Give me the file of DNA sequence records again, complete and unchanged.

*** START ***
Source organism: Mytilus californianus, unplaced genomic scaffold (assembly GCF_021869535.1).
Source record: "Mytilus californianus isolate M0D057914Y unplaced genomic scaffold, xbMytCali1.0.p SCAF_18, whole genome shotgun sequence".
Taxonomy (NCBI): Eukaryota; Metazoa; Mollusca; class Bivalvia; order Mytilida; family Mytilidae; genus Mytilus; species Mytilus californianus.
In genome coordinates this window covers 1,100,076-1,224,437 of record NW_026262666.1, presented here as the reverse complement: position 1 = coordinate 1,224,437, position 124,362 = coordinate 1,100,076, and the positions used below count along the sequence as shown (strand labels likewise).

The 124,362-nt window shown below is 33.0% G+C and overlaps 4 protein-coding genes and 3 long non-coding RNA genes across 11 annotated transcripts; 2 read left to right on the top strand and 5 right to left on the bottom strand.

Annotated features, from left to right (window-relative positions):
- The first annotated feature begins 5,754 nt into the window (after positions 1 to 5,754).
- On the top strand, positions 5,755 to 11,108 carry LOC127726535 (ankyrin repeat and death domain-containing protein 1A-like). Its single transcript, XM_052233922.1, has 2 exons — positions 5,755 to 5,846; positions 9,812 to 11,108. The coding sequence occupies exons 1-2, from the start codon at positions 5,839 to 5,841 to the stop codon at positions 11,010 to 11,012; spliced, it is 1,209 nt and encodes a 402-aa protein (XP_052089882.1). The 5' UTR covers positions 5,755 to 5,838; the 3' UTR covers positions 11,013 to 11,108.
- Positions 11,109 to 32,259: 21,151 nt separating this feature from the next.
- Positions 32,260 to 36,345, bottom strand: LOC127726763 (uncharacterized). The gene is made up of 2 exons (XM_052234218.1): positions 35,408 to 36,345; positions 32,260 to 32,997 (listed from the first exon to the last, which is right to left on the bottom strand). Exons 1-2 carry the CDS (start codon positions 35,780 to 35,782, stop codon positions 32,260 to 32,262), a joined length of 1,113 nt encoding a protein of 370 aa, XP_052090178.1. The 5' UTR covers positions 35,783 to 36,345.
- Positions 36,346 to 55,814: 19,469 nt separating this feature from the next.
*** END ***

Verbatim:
Source organism: Mytilus californianus, unplaced genomic scaffold (assembly GCF_021869535.1).
Source record: "Mytilus californianus isolate M0D057914Y unplaced genomic scaffold, xbMytCali1.0.p SCAF_18, whole genome shotgun sequence".
Taxonomy (NCBI): Eukaryota; Metazoa; Mollusca; class Bivalvia; order Mytilida; family Mytilidae; genus Mytilus; species Mytilus californianus.
In genome coordinates this window covers 1,100,076-1,224,437 of record NW_026262666.1, presented here as the reverse complement: position 1 = coordinate 1,224,437, position 124,362 = coordinate 1,100,076, and the positions used below count along the sequence as shown (strand labels likewise).

The 124,362-nt window shown below is 33.0% G+C and overlaps 4 protein-coding genes and 3 long non-coding RNA genes across 11 annotated transcripts; 2 read left to right on the top strand and 5 right to left on the bottom strand.

Annotated features, from left to right (window-relative positions):
- The first annotated feature begins 5,754 nt into the window (after positions 1 to 5,754).
- On the top strand, positions 5,755 to 11,108 carry LOC127726535 (ankyrin repeat and death domain-containing protein 1A-like). Its single transcript, XM_052233922.1, has 2 exons — positions 5,755 to 5,846; positions 9,812 to 11,108. The coding sequence occupies exons 1-2, from the start codon at positions 5,839 to 5,841 to the stop codon at positions 11,010 to 11,012; spliced, it is 1,209 nt and encodes a 402-aa protein (XP_052089882.1). The 5' UTR covers positions 5,755 to 5,838; the 3' UTR covers positions 11,013 to 11,108.
- Positions 11,109 to 32,259: 21,151 nt separating this feature from the next.
- Positions 32,260 to 36,345, bottom strand: LOC127726763 (uncharacterized). The gene is made up of 2 exons (XM_052234218.1): positions 35,408 to 36,345; positions 32,260 to 32,997 (listed from the first exon to the last, which is right to left on the bottom strand). Exons 1-2 carry the CDS (start codon positions 35,780 to 35,782, stop codon positions 32,260 to 32,262), a joined length of 1,113 nt encoding a protein of 370 aa, XP_052090178.1. The 5' UTR covers positions 35,783 to 36,345.
- Positions 36,346 to 55,814: 19,469 nt separating this feature from the next.